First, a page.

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Developing Software Systems for Children with Disabilities
Creating opportunities for students to engage deeply with “real-world” problems has long been recognized as a high-impact teaching practice. In EECS 481, the innovation lies in the web of relationships that connect undergraduates in the capstone software engineering course with a child (identified by CS Mott Children’s Hospital) who could benefit from assistive technologies.
Students learn about a specific disability selected for the semester from clinical faculty and through interaction with the child and family. After an overview of cutting-edge technologies, each student writes a one-page proposal for developing software that aims to improve quality of life for a cognitively or physically impaired audience. After experts select the best proposals, the student creators “pitch” to the rest of the class to recruit 3-4 teammates. Teams develop, document, and celebrate three product releases in a “tradeshow floor” format over the course of the semester. In addition to hard technical skills, students also figure out soft skills, especially how to work effectively as a team and manage their time.
Not only have course enrollments grown substantially since 2009 (table below), but women are participating at twice the national average for computer science courses (25-30% vs. 10-15%).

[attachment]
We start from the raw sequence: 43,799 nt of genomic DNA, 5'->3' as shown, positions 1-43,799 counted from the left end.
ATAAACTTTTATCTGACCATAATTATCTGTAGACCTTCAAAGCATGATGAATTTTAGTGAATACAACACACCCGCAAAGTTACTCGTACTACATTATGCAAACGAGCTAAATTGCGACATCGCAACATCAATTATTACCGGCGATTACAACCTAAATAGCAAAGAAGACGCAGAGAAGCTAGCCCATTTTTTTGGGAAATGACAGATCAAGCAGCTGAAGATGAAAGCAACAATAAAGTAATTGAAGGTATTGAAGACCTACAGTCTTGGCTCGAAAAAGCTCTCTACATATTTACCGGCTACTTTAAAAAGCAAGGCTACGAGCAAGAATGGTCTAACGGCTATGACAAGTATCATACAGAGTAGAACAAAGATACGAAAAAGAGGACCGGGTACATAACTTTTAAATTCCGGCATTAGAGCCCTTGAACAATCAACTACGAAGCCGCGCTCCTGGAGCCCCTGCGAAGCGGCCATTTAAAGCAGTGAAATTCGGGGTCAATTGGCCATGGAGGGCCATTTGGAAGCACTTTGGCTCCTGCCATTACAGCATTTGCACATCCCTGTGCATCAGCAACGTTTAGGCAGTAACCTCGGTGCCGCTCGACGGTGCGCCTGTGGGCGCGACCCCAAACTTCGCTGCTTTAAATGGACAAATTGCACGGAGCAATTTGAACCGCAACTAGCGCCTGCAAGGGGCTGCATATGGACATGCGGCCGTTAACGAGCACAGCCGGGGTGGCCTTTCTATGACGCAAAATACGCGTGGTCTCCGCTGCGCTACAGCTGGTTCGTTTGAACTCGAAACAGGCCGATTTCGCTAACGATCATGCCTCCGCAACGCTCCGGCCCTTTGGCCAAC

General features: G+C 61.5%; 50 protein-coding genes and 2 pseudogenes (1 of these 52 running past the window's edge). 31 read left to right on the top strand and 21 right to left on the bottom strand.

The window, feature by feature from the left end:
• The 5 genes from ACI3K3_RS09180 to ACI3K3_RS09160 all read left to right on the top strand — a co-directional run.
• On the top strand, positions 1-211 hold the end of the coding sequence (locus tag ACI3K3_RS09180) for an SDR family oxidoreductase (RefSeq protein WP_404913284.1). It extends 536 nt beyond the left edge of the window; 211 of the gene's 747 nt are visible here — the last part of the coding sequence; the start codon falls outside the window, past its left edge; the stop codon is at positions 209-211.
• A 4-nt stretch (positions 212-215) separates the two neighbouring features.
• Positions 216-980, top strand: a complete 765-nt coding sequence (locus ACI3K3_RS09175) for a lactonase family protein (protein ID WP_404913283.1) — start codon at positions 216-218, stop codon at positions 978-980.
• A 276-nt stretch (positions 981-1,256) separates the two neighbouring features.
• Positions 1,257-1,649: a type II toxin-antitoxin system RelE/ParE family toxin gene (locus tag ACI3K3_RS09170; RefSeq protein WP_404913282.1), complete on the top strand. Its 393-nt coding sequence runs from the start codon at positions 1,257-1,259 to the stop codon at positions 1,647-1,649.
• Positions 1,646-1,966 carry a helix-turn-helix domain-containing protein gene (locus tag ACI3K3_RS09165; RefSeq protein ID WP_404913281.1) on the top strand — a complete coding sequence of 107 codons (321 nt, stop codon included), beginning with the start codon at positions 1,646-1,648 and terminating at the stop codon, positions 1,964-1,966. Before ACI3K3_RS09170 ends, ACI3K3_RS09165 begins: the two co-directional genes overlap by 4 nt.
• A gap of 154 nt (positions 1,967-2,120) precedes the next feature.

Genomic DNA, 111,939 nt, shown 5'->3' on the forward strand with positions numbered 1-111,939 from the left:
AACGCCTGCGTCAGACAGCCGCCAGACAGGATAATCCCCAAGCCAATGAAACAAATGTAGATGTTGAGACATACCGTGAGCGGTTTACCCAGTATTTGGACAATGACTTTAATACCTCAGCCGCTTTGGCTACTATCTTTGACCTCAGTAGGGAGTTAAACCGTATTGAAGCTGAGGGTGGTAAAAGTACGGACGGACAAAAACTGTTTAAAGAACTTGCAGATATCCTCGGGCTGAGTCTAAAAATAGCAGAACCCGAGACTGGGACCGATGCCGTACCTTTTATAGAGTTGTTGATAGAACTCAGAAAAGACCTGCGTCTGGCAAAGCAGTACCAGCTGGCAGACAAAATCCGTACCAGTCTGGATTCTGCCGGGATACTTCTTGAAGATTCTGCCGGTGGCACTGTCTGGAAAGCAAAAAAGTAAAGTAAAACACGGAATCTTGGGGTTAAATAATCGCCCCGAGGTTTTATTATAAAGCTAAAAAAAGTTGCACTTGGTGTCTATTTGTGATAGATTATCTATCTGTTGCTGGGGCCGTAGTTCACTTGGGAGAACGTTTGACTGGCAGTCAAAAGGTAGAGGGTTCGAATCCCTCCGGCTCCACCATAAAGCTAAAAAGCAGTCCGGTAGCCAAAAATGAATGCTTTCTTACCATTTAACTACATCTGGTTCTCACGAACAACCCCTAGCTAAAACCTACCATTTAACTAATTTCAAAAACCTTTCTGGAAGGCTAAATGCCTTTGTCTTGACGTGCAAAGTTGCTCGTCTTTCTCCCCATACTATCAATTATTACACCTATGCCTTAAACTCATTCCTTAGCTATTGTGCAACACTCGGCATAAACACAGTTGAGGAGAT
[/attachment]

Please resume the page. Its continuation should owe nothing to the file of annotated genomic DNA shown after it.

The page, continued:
“It was a ‘greater-good’ type of class, developing products for people with unique needs.”
“Software engineering can feel far removed from actual people ... EECS 481 tries to put people at the center of every design decision.”
“We interacted with children and their families so we could better suit our projects to the needs of our users.”
“Few things learned in school have helped my transition into the working world better than what EECS 481 taught me about project planning.”
“As a maker, it improved my ability to incorporate empathy into my work.”
“The innovative design of this course gives students space to work and stretch their creativity.”
“I learned many different ways to make sure I design for the user.”
“It was the only capstone course offering the opportunity to develop technology for the purpose of positively impacting the lives of real people.”
DAVID CHESNEY (Computer Science and Engineering College of Engineering)